- At least two blank passport pages
- A Kenya tourist visa
- Yellow Fever vaccination is only required if you are coming from a country with “risk of yellow fever transmission”, which does not include the United States. So you are not required to get the Yellow Fever Vaccine to visit Kenya if you are coming from the United States (I did not get it).
How to prevent malaria in Kenya?
Optionally, you can take a drug to prevent Malaria, which is a disease transmitted by mosquito bites.
You definitely do not want to catch malaria, however, you should thoroughly research any anti-malaria drugs you are considering because they can have awful side effects and you do not want to feel awful on your trip!
Alternatively, you could travel in the dry season, cover your skin really well and wear clothes soaked in Permethrin, like this insect shield scarf. For reference, my husband and I were in Kenya in mid-October and neither of us caught malaria. I took chloroquine (which may or may not be effective against malaria in Kenya due to drug resistance) and my husband took no preventatives.
How to get a Kenya visa for US citizens?
US citizens must apply for a Kenya tourist visa electronically via http://evisa.go.ke/. The single-entry visa costs $51.
You must remember to do this before your trip because you cannot get a visa on arrival in Kenya. Your airline in the US likely won’t allow you to board without your visa anyway. You can find all the instructions you need on the Kenya Embassy of D.C. website.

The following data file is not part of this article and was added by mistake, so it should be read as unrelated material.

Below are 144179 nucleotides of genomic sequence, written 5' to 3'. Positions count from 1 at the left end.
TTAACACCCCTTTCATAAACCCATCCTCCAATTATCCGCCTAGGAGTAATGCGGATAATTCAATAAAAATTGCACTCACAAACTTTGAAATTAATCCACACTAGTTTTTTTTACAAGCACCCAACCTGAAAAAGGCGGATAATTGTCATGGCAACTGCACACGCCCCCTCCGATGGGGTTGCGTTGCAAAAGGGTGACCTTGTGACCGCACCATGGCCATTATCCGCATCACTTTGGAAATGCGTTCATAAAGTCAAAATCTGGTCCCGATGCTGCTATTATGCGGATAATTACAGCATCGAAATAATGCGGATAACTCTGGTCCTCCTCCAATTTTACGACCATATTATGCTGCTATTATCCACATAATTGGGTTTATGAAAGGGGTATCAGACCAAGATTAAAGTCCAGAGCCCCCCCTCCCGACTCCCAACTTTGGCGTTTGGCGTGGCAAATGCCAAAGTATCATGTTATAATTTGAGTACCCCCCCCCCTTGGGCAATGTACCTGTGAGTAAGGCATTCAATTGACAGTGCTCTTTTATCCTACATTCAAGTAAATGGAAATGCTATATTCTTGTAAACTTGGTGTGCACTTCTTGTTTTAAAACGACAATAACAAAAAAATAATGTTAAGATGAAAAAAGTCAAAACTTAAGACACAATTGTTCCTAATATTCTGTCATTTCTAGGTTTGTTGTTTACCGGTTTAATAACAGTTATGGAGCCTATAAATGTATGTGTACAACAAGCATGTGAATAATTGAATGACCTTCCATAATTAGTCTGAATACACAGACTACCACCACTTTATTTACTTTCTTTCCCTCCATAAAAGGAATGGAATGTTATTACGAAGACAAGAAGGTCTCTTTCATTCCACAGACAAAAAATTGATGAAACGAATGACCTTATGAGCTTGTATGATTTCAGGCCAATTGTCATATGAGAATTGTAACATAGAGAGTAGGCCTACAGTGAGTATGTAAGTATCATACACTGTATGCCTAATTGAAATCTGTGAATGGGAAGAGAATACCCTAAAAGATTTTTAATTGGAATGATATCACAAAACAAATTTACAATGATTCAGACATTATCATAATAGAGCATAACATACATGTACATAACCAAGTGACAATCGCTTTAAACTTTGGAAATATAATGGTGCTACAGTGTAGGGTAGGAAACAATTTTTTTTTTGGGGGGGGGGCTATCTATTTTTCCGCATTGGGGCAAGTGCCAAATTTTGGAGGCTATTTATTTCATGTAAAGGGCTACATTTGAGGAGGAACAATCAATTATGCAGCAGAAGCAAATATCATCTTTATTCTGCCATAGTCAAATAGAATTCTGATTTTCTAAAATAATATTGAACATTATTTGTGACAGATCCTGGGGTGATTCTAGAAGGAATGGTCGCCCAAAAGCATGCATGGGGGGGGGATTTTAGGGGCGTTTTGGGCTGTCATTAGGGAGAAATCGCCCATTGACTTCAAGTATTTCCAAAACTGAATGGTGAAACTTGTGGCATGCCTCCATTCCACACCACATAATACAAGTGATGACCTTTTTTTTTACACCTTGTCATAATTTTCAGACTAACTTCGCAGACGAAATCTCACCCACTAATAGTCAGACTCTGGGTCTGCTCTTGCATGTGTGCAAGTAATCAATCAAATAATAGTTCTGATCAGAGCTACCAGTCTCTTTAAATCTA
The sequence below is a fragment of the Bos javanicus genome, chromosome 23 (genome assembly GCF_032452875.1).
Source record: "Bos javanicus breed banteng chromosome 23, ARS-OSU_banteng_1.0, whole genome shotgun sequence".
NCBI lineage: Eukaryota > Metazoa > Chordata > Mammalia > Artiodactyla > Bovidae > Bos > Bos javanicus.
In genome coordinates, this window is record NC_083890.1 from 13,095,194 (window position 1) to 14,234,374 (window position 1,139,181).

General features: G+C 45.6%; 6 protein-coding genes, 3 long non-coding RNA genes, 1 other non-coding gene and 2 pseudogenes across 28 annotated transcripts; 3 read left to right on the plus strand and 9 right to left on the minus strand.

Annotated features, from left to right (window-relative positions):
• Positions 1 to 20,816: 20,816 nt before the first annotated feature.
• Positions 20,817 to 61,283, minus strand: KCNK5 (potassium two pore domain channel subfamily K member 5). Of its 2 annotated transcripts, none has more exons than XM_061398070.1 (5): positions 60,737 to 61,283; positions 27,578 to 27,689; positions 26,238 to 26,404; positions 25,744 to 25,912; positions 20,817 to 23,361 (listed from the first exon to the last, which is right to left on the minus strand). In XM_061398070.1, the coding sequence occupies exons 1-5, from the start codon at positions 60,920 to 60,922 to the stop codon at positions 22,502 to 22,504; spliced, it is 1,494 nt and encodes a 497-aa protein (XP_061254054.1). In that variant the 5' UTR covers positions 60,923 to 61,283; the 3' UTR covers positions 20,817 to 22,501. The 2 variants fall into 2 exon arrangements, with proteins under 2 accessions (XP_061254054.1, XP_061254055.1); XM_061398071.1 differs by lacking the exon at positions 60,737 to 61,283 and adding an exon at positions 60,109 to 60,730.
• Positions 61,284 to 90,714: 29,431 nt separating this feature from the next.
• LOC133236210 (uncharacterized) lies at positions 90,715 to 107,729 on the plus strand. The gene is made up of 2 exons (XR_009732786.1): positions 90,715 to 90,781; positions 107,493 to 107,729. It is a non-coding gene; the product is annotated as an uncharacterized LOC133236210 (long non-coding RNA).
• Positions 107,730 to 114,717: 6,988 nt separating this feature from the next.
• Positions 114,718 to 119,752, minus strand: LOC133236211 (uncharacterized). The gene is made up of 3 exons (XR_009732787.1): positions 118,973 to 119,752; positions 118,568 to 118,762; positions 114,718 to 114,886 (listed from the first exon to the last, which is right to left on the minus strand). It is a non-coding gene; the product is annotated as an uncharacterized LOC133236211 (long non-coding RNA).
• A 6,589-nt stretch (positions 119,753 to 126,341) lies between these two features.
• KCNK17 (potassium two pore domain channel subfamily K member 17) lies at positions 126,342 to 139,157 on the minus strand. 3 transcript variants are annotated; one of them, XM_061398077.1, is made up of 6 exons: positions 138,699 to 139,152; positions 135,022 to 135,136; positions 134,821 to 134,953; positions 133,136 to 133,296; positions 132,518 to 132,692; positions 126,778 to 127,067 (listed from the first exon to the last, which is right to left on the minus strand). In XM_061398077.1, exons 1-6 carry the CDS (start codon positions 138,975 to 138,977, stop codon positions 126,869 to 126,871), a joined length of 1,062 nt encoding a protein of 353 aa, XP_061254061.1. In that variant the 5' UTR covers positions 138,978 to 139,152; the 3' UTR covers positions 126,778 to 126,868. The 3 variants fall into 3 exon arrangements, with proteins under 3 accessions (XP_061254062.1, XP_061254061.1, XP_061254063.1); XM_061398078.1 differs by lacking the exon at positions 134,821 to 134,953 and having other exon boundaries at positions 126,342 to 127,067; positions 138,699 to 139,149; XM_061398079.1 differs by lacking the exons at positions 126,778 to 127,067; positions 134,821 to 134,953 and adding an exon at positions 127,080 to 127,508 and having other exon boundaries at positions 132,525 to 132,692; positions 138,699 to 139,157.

The only time visas will be granted on arrival is when the visa system is down or hacked, like this recent instance.
What power adapter do you need in Kenya?
Kenya uses outlet type G and you will need an outlet adapter to use your electronics. This is the outlet adapter I use and recommend.
Is it safe to travel in Kenya?
Yes! It’s safe to travel in Kenya, especially when you stay on the well-worn tourist path and book your safaris and activities through reputable companies. While in Nairobi, we took Ubers to different restaurants in the city and museums and never felt unsafe or had any issues. Just mentally prepare yourself to be in a African country with a different culture and stay open minded!
If you’re about to book a safari in Masai Mara, Kenya and have any questions, shoot me an email and I’d be happy to help!